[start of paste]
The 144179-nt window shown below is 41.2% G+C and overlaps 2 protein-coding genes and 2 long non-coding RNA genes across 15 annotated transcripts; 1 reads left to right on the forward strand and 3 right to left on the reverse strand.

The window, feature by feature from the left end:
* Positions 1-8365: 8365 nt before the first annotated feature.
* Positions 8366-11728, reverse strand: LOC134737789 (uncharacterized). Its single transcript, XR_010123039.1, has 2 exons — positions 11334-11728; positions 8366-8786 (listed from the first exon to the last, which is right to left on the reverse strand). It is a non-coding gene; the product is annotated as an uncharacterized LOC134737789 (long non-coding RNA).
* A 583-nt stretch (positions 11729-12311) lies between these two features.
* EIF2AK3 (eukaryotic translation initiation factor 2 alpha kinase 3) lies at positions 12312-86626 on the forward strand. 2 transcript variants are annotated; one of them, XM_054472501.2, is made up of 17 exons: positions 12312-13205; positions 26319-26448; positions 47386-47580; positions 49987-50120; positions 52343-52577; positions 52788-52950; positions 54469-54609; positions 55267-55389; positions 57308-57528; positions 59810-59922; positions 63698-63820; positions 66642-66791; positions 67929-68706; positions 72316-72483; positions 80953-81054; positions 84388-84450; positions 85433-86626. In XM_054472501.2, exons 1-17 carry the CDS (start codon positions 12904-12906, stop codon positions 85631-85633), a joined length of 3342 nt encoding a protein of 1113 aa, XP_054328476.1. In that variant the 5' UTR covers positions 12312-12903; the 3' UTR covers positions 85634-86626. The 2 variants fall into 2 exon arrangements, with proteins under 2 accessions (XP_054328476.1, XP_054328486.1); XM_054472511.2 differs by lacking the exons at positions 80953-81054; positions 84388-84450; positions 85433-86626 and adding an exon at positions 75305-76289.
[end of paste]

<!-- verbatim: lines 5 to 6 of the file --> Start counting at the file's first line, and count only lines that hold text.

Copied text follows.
* A 583-nt stretch (positions 11729-12311) lies between these two features.
* EIF2AK3 (eukaryotic translation initiation factor 2 alpha kinase 3) lies at positions 12312-86626 on the forward strand. 2 transcript variants are annotated; one of them, XM_054472501.2, is made up of 17 exons: positions 12312-13205; positions 26319-26448; positions 47386-47580; positions 49987-50120; positions 52343-52577; positions 52788-52950; positions 54469-54609; positions 55267-55389; positions 57308-57528; positions 59810-59922; positions 63698-63820; positions 66642-66791; positions 67929-68706; positions 72316-72483; positions 80953-81054; positions 84388-84450; positions 85433-86626. In XM_054472501.2, exons 1-17 carry the CDS (start codon positions 12904-12906, stop codon positions 85631-85633), a joined length of 3342 nt encoding a protein of 1113 aa, XP_054328476.1. In that variant the 5' UTR covers positions 12312-12903; the 3' UTR covers positions 85634-86626. The 2 variants fall into 2 exon arrangements, with proteins under 2 accessions (XP_054328476.1, XP_054328486.1); XM_054472511.2 differs by lacking the exons at positions 80953-81054; positions 84388-84450; positions 85433-86626 and adding an exon at positions 75305-76289.